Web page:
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Classical - Released February 5, 2021 | CPO

Booklet
Michel-Richard Delalande is regarded as one of the great composers of the French Baroque, and so it is not surprising that our prizewinning Boston Early Music Ensemble has now turned to him. Along with his many sacred works, Delalande also wrote for the various court occasions that required secular music. Les Fontaines de Versailles, the work occupying a central position on this release, above all contributed to Delalande’s increasing popularity. It was performed on 5 April 1683, some weeks before Delalande was appointed to the coveted post of “Sous-maître de Chapelle.” After the court had settled in Versailles with King Louis XIV in 1682, its musical microcosm also experienced a renewal. Les Fontaines de Versailles numbered among Delalande’s efforts to produce an oeuvre perfectly tailored for Versailles, both in its form as well as in its poetic content, thereby demonstrating his skill as a composer of »French music« and displaying it in a proper light for the king. It is with refined sophistication that Les Fontaines de Versailles evokes the special relationship between the king and his gardens. Delalande beyond doubt occupied the first place among Louis XIV’s favorites: in 1689 the king named the thirty-one-year-old his “Surintendant de la Musique de la Chambre,” a post that before only Jean-Baptiste Lully and then one of his sons had held. © CPO
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Classical - Released September 20, 2010 | CPO

Marc-Antoine Charpentier was neglected for centuries after his death, but by the late 20th century increased frequency of performances and recordings revealed him as one of the geniuses of the Baroque. He had a distinctive, individual voice and a gift for subtle emotional expression capable of evoking the most profound grief, as well as a loopy humor rarely associated with music of his era. Musical directors Paul O'Dette and Stephen Stubbs lead the vocal and chamber ensembles of the Boston Early Music Festival in characteristically expert performances of Charpentier's 40-minute pastoral opera Actéon, the brief cantata Orphée descendant aux enfers, and incidental music for the play La Pierre Philisophale. The musically polished performances shimmer with life and dramatic urgency. The cast of young soloists sings Charpentier's graceful, yearning melodies with naturalness and a sure grasp of the middle Baroque French style. Their ornamentation sounds entirely spontaneous, as expressions of emotion rather than merely the fulfillment of a formulaic stylistic requirement. The singers are so consistently first-rate, singing with sweet tone, flawless intonation, and technical mastery, that it seems almost unfair to single any out for special commendation over the others. Tenors Aaron Sheehan and Jason McStoots and soprano Teresa Wakim shine in the most prominent roles. The sound of CPO's 2009 recording is clean, clear, and nicely present. This is an album that should interest any fans of Baroque vocal music. © TiVo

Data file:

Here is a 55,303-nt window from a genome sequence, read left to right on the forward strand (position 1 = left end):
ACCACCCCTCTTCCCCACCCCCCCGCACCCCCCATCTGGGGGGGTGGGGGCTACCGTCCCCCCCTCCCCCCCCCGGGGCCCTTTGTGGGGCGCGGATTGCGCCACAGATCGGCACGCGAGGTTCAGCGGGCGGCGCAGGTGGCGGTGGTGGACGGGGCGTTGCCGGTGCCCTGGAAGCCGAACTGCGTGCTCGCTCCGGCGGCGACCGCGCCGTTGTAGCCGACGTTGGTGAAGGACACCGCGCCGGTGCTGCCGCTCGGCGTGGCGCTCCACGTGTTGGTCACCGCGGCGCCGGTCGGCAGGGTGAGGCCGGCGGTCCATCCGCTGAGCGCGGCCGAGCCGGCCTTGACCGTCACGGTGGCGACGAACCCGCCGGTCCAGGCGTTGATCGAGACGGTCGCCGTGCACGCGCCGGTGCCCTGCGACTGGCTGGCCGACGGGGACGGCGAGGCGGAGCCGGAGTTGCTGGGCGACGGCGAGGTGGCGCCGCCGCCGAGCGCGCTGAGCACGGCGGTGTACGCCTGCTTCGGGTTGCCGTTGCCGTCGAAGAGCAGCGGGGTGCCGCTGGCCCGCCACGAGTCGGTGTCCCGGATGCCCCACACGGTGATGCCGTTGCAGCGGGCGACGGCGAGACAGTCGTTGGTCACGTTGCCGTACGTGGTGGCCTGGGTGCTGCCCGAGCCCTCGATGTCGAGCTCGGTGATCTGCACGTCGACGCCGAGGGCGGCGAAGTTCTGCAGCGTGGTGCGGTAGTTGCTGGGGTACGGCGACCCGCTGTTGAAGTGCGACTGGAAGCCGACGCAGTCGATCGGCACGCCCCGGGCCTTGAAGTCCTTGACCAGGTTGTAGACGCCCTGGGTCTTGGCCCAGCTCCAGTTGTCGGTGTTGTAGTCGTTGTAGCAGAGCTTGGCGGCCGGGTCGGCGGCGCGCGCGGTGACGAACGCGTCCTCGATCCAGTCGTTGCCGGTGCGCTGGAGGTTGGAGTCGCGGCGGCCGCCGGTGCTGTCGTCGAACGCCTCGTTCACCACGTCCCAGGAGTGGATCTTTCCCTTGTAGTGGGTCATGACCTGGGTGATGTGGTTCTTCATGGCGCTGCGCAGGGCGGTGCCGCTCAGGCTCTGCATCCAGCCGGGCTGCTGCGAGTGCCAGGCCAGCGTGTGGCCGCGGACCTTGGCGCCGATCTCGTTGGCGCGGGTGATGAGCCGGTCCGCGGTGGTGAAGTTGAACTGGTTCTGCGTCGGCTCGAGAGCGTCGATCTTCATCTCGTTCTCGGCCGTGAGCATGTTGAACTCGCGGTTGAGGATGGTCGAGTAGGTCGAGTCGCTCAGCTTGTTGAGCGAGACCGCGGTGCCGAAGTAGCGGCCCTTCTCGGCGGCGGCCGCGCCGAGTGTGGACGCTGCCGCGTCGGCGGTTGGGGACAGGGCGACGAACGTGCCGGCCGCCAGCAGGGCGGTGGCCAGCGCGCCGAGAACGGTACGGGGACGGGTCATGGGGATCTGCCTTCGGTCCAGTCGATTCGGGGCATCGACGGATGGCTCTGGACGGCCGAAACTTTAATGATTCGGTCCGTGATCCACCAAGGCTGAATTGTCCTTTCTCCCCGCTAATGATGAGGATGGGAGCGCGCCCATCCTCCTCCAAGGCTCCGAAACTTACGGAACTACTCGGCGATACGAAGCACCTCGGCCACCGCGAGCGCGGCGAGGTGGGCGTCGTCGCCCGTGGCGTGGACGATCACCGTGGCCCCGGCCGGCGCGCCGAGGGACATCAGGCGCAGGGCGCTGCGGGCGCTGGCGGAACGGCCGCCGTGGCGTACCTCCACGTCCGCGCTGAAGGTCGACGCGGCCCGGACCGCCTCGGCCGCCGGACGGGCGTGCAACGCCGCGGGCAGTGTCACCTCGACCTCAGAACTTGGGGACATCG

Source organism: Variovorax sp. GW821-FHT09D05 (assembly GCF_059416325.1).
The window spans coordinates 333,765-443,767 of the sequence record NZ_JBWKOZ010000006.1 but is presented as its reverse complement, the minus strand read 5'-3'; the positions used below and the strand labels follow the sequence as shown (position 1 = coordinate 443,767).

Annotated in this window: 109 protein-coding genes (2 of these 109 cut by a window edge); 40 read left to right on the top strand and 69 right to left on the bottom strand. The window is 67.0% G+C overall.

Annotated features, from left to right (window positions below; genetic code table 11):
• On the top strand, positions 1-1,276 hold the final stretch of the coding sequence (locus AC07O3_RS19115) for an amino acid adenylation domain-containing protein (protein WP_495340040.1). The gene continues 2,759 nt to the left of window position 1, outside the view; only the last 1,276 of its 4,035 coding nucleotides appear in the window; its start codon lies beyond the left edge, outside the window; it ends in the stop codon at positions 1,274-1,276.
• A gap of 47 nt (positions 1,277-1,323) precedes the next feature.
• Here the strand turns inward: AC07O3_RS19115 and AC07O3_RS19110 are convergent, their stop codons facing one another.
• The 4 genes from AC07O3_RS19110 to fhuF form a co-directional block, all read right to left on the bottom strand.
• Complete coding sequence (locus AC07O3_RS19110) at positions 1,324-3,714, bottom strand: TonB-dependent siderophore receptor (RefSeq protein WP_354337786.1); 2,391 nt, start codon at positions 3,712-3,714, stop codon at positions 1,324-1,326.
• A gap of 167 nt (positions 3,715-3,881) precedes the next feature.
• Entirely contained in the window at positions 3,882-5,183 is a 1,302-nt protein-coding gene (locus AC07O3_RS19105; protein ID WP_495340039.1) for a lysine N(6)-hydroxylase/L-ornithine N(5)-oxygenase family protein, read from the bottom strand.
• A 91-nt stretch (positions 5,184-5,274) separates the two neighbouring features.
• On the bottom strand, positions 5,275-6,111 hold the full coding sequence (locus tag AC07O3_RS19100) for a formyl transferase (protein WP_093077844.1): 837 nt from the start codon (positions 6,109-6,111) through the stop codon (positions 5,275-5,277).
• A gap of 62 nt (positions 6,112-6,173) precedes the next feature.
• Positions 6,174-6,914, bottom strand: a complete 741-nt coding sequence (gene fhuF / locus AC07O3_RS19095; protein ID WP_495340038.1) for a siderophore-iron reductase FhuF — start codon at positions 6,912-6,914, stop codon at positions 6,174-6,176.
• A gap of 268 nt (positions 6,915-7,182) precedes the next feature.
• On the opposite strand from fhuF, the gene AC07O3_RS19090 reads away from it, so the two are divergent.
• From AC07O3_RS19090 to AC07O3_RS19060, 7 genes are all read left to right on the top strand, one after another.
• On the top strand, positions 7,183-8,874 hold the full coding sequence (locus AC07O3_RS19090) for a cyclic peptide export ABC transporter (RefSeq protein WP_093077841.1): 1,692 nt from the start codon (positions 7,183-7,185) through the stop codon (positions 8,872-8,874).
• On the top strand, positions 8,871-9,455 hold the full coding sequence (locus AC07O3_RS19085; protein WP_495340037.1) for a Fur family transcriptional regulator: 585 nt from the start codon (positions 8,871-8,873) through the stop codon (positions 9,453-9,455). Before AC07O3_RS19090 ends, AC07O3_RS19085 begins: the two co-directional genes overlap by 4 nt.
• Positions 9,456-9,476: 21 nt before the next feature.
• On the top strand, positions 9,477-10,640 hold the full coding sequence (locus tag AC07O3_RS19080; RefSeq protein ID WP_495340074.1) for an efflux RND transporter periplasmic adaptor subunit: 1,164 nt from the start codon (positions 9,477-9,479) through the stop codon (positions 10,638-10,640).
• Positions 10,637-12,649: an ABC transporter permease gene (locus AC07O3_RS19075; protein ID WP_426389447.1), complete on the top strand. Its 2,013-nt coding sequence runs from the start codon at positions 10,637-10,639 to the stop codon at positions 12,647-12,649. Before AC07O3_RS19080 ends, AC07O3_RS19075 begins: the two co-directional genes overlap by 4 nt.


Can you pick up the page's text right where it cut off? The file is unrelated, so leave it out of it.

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Opera - Released August 2, 2019 | CPO

Booklet
Recorded in January 2019 in the studios of Radio Bremen in Germany, these two little operas by Rameau were performed at Versailles before King Louis XIV and his court. Les Plaisirs de Versailles were played in the royal apartments for a privileged few, while Les Arts florissants, a real showpiece for the state, demonstrates the importance held by the arts in the Kingdom of France. They speak of political power, and of the pacification of Europe by the King.Long-time performers of French baroque music, the musicians and singers of the Boston Early Music Festival are absolutely remarkable. Thanks to high-value instrumentalists and singers who have mastered French pronunciation, the performance led by musical directors Paul O'Dette and Stephen Stubbs hits the right note.It was official music to be sure, but it will be enjoyed for its intrinsic merit, quite apart from any political considerations. The unbearable lightness of being raises a smile, particularly in the third part of the Plaisirs de Versailles which sees an appearance by Comus, god of revels. He offers fine wines, exquisite cakes, and hot chocolate. "La Musique" refuses, fearing that the chocolate will only encourage "La Conversation". Stumped, Comus suggests that she resolve their dispute by playing. This whole allegory is pleasing and provides food for thought about a society which was uniquely self-absorbed, disdaining that "real life" beyond the confines of the château of which it was quite ignorant. © François Hudry/Qobuz
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Opera - Released April 26, 2011 | CPO

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Classical - Released January 1, 2016 | CPO

Booklet